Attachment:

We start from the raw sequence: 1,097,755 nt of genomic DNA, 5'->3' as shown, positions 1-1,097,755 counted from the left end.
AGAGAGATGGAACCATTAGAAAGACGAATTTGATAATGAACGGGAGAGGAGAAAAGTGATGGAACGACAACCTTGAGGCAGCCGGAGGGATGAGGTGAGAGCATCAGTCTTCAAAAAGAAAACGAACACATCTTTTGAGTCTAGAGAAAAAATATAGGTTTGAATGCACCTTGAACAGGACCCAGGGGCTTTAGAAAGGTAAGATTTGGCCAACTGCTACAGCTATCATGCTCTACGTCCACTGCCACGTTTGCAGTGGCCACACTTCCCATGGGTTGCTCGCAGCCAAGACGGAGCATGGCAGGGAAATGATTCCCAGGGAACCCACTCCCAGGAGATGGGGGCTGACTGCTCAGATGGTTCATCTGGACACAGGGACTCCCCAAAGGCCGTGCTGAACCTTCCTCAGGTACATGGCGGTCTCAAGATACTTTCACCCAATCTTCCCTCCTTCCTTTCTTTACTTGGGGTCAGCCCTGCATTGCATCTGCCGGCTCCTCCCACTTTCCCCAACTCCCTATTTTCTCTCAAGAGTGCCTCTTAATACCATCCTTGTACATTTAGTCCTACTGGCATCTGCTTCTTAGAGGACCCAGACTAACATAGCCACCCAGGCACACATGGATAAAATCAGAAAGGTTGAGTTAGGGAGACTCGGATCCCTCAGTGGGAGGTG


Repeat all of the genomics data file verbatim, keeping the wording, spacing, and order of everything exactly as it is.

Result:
We start from the raw sequence: 1,097,755 nt of genomic DNA, 5'->3' as shown, positions 1-1,097,755 counted from the left end.
AGAGAGATGGAACCATTAGAAAGACGAATTTGATAATGAACGGGAGAGGAGAAAAGTGATGGAACGACAACCTTGAGGCAGCCGGAGGGATGAGGTGAGAGCATCAGTCTTCAAAAAGAAAACGAACACATCTTTTGAGTCTAGAGAAAAAATATAGGTTTGAATGCACCTTGAACAGGACCCAGGGGCTTTAGAAAGGTAAGATTTGGCCAACTGCTACAGCTATCATGCTCTACGTCCACTGCCACGTTTGCAGTGGCCACACTTCCCATGGGTTGCTCGCAGCCAAGACGGAGCATGGCAGGGAAATGATTCCCAGGGAACCCACTCCCAGGAGATGGGGGCTGACTGCTCAGATGGTTCATCTGGACACAGGGACTCCCCAAAGGCCGTGCTGAACCTTCCTCAGGTACATGGCGGTCTCAAGATACTTTCACCCAATCTTCCCTCCTTCCTTTCTTTACTTGGGGTCAGCCCTGCATTGCATCTGCCGGCTCCTCCCACTTTCCCCAACTCCCTATTTTCTCTCAAGAGTGCCTCTTAATACCATCCTTGTACATTTAGTCCTACTGGCATCTGCTTCTTAGAGGACCCAGACTAACATAGCCACCCAGGCACACATGGATAAAATCAGAAAGGTTGAGTTAGGGAGACTCGGATCCCTCAGTGGGAGGTG